A fireball streaked across North Texas last night, leading to several hundred witness reports of a bright flash and sonic boom.
The celestial drama occurred around 9 p.m. local time on Sunday (July 25), according to CBS Dallas-Fort Worth. The nonprofit American Meteor Society (AMS) has since recorded 213 reports of the fireball, including three videos. The witnesses were mostly in northeastern Texas, but some reported seeing the fireball above Oklahoma, Missouri, Arkansas and Louisiana.
Videos of that fireball show a large object streaking across the sky for a few seconds. Most people who reported seeing the fireball estimated that it lasted between 3 and 4 seconds. About 14 people who saw the object said it made a sound as it streaked through the sky.
A fireball is any meteor that is about as bright as the planet Venus in the evening sky, according to the AMS. As this NASA map shows, fireballs occur around the world with regularity. These objects can start fairly large, according to NASA, measuring more than 3 feet (1 meter) in diameter before the friction of the atmosphere begins burning them up. They don't typically survive to reach the ground, though some larger fireballs might explode into fragments that can be found by meteorite hunters. Fireballs that explode are known as bolides.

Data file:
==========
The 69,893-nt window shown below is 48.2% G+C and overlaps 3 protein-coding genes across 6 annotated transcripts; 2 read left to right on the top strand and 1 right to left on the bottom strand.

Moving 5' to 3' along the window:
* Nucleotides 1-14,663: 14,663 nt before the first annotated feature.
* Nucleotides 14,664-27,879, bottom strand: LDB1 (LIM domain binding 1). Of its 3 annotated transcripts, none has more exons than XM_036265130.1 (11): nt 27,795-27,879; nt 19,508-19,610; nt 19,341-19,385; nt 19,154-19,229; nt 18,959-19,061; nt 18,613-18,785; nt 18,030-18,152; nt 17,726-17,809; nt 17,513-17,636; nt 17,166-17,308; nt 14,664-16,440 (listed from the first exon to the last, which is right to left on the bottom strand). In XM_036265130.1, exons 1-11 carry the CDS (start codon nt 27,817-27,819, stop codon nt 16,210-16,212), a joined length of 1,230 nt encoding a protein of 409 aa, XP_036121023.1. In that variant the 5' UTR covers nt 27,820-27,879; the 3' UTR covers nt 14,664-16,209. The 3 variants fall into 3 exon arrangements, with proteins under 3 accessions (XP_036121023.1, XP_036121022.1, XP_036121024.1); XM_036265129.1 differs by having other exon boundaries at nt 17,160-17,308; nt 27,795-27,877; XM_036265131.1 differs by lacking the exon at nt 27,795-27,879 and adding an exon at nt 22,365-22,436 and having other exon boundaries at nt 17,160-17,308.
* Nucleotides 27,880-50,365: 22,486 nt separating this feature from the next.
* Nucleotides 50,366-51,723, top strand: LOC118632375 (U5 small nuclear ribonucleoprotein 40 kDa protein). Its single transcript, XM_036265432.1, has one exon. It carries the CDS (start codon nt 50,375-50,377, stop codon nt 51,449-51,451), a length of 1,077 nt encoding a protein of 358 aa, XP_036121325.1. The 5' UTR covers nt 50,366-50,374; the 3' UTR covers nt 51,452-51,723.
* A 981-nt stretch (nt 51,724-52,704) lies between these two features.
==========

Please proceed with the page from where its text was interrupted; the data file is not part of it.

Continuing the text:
The ubiquity of doorbell cameras, cell phones and dash cams means that many fireballs are now caught on video, such as one that lit up the sky above Tennessee last summer and a bright green one that surprised researchers aboard a vessel in the Tasman Sea in the fall. The fireball that fell over Texas was preceded just a few hours by a large meteor exploding over Norway.
In March, a bolide large enough to be seen during the day rocked England, Wales and northern France with a sonic boom. A bolide over England in February sprinkled bits of meteorite over a large area, including one family's driveway.
Thousands of small meteorites hit the Earth each year, though most fall unnoticed into the ocean or into unpopulated regions. Many thousands more bits of rock and space dust burn up completely in the atmosphere, visible only as meteors. The next best opportunity to see meteors is in August, when Earth will pass through the lingering debris left by the Swift-Tuttle comet, creating the annual meteor shower known as the Perseids. These meteors are too tiny and fragile to reach Earth, but they create a light show of up to 100 shooting stars per hour.
Originally published on Live Science
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Stephanie Pappas is a contributing writer for Live Science, covering topics ranging from geoscience to archaeology to the human brain and behavior. She was previously a senior writer for Live Science but is now a freelancer based in Denver, Colorado, and regularly contributes to Scientific American and The Monitor, the monthly magazine of the American Psychological Association. Stephanie received a bachelor's degree in psychology from the University of South Carolina and a graduate certificate in science communication from the University of California, Santa Cruz.